It’s not that I don’t like flying. One of my cousins is a very successful airline pilot for one of the major North American companies. I just always thought the companies in general tend to think their poop doesn’t stink, and this thinking began a few decades ago.
In 1996, I flew from Las Vegas to Atlanta via Delta. I enjoyed my brief stay at McCarran airport, complete at the time with a Taco Bell open for breakfast, long before that became a normal thing.
The Delta desk had something I’d never before seen to that point: a line monitor, actively inquiring as to what flight they were on, what time it was leaving, and the like. On the surface, it seemed superfluous, as I’d be giving this info when I reached the counter.
But she had this look about her which I read as if she was saying, “Don’t mess with me, young man.” Probably a nun in another life, I guessed to myself. Considering I wanted to get to Atlanta that particular Friday in June, I did what I was asked and told.
I can only imagine what things are like now in the post 9/11 world, where all travelers seem guilty until proven innocent.
Yesterday, I was talking about how I would deliberately miss school in the first semester of the 1988-89 school year, when I was a senior at Largo High School. I can’t mention how lucky I was to have skipped school and NOT mention what happened when my luck ran out. And take it for me, when you think you’re getting away with something, don’t push your luck, as the universe always seems to find ways to balance things out beyond what you think you can fathom.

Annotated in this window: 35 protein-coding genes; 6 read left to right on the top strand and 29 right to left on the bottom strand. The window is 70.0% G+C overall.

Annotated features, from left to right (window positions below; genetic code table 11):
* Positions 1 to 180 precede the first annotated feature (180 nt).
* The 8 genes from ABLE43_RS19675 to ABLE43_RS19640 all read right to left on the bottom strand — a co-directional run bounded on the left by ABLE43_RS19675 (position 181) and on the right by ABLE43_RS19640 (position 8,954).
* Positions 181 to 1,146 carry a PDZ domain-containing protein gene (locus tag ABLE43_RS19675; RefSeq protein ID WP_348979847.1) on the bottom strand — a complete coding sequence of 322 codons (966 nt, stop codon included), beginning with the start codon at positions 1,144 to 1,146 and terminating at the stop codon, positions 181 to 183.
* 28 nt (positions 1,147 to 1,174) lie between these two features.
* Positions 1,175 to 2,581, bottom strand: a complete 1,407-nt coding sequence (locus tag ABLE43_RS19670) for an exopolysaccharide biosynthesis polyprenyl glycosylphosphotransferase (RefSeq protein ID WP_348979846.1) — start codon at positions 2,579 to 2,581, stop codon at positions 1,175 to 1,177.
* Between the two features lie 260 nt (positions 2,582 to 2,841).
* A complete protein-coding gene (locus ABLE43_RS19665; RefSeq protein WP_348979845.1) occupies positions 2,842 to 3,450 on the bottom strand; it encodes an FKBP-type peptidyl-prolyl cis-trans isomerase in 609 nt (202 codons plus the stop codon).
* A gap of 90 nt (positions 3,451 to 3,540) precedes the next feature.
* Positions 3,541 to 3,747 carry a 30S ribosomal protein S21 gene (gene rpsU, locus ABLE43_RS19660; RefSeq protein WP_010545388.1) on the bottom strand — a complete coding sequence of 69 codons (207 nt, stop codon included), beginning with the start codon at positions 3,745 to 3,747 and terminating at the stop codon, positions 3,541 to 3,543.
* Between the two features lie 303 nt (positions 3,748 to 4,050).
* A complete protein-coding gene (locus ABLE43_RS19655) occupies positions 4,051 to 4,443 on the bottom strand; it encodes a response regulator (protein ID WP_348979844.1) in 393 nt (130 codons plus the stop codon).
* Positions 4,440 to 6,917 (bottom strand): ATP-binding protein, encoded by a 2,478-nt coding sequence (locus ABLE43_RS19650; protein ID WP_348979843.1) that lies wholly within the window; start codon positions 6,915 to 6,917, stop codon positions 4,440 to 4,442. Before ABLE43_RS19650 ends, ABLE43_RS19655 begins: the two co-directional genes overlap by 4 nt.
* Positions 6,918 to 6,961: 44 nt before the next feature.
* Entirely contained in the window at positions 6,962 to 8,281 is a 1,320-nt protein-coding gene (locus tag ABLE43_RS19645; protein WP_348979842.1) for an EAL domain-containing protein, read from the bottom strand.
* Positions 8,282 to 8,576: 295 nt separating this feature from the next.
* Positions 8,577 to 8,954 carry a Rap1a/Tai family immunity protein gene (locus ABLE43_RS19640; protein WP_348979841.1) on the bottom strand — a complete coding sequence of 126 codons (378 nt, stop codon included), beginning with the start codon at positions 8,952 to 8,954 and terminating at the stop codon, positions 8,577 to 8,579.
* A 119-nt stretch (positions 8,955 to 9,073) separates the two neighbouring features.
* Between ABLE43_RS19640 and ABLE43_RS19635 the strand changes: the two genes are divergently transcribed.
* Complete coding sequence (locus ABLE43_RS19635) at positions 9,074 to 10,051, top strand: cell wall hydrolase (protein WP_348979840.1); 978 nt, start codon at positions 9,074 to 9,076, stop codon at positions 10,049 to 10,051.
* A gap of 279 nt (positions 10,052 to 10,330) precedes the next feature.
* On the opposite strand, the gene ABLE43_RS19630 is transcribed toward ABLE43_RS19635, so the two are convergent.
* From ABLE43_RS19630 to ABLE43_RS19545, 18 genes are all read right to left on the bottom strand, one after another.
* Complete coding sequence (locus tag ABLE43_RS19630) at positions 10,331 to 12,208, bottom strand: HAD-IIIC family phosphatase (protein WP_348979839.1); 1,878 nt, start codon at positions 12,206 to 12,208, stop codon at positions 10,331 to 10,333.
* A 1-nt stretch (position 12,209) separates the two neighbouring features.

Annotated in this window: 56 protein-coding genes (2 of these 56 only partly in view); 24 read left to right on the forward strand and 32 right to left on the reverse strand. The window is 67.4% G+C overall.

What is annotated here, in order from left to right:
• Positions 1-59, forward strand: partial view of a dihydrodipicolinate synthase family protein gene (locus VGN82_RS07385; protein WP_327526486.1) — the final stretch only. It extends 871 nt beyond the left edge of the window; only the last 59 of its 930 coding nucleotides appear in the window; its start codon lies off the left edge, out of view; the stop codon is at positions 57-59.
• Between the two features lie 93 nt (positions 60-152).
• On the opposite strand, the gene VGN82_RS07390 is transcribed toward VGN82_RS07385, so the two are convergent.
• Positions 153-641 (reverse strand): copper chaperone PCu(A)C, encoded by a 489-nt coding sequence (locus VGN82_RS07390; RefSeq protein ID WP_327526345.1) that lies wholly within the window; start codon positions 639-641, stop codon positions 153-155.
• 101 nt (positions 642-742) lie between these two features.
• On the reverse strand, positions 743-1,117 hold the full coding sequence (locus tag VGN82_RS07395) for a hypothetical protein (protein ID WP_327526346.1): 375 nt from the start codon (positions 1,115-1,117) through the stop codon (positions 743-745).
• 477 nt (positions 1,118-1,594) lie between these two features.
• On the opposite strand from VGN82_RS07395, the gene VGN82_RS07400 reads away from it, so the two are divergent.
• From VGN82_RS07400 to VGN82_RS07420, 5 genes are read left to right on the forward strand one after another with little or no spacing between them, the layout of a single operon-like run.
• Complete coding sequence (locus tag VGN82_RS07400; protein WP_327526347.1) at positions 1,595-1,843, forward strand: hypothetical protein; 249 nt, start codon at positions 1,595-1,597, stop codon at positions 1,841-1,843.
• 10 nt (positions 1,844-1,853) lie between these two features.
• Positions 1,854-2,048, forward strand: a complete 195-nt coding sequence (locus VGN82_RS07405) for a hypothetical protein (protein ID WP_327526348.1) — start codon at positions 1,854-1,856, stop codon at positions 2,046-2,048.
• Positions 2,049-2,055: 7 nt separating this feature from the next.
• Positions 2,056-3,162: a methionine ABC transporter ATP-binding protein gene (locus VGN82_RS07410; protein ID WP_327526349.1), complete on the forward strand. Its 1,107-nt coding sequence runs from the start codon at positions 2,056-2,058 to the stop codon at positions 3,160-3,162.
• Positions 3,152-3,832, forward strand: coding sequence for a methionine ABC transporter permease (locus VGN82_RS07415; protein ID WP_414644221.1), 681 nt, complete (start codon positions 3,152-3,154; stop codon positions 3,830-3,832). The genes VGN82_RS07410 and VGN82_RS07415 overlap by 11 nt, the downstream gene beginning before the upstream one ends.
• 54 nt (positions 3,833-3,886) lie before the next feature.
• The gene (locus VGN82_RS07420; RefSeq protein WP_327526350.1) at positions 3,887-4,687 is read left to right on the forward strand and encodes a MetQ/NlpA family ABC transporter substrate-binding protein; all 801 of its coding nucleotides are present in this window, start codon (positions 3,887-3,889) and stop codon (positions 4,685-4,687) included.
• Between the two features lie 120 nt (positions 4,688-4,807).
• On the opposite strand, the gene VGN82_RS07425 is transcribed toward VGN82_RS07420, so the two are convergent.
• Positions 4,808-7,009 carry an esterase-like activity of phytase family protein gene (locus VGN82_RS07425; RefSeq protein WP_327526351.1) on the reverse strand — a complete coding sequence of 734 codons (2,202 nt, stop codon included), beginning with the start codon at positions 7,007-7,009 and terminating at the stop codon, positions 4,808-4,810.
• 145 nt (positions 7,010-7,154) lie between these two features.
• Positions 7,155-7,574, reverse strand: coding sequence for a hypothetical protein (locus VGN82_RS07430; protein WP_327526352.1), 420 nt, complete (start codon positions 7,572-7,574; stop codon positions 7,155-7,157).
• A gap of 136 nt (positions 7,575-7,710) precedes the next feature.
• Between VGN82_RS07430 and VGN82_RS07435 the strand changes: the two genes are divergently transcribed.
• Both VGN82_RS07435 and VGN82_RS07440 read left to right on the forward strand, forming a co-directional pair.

My parents weren’t really all too concerned about my school progress. They briefly separated when I was in middle school, then did so again for a few months in 1987 before coming back together. My mother left and got an apartment in nearby Indian Rocks Beach, living with her brother (and my uncle) at the time. In the spring of 1989, my Dad had a heart attack, forcing him into retirement from working as a butcher at a small store in Redington Beach, another nearby town. I’d work with him in the summer part-time.
They really didn’t pay attention to when report cards got released, and several days would go by from the time I’d get them to the time I’d ask for them, and I’d only give it to them when they requested. I somehow learned that bad news traveled fast, so you keep it to yourself until it’s asked for.
When the second semester began in early 1989, I was doing just well enough to pass classes. When my parents asked me for my latest report card and probably saw the eight absences I had without their knowledge, I could see what was coming, and it was trouble in River City. After the ensuing lecture, I was told that from now on, when I did homework or had to study, I had to do it in public view and not in my bedroom as I had been doing.